Journal of Physical Chemistry B, Vol.109, No.26, 12982-12989, 2005
Is hairpin formation in single-stranded polynucleotide diffusion-controlled?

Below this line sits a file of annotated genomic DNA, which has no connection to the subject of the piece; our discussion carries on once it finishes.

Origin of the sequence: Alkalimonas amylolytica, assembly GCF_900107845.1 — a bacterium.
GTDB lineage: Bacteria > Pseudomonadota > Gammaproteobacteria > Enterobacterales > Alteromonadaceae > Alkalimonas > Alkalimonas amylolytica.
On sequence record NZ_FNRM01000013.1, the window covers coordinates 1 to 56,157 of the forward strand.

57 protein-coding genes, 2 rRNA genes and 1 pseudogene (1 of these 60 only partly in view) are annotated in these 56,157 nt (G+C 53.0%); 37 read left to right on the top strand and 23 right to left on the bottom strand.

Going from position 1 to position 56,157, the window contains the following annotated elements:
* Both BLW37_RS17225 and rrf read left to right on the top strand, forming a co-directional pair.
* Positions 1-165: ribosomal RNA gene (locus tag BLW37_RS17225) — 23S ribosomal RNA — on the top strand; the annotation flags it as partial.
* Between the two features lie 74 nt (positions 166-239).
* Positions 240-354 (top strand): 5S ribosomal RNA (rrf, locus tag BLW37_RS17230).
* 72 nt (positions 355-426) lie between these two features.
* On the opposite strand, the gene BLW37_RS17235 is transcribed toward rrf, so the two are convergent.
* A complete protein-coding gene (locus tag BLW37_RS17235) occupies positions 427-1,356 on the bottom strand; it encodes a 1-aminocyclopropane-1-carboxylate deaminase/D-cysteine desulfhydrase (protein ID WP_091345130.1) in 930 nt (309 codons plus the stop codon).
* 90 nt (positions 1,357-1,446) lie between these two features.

An intriguing puzzle in biopolymer science is the observation that single-stranded DNA and RNA oligomers form hairpin structures on time scales of tens of microseconds, considerably slower than the estimated time for loop formation for a serniflexible polymer of similar length. To address the origin of the slow kinetics and to determine whether hairpin dynamics are diffusion-controlled, the effect of solvent viscosity (y) on hairpin kinetics was investigated using laser temperature-jump techniques. The viscosity was varied by addition of glycerol, which significantly destabilizes hairpins. A previous study on the viscosity dependence of hairpin dynamics (Wallace et al. Proc. Natl. Acad. Sci. U.S.A. 2000, 98, 5584), in which all the changes in the measured rates were attributed to a change in solvent viscosity, reported an apparent scaling of relaxation times (tau(r)) on eta as tau(r) similar to eta(0.8). In this study, we demonstrate that if the effect of viscosity on the measured rates is not deconvoluted from the inevitable effect of change in stability, then separation of tau(r) into opening (tau(o)) and closing (tau(c)) times yields erroneous behavior, with different values (and opposite signs) of the apparent scaling exponents, tau(o) similar to eta(-0.4) and tau(c) similar to eta(1.5). Under isostability conditions, obtained by varying the temperature to compensate for the destabilizing effect of glycerol, both tau(o) and tau(c) scale as similar to eta 1:1 +/- 0.1. Thus, hairpin dynamics are strongly coupled to solvent viscosity, indicating that diffusion of the polynucleotide chain through the solvent is involved in the rate-determining step.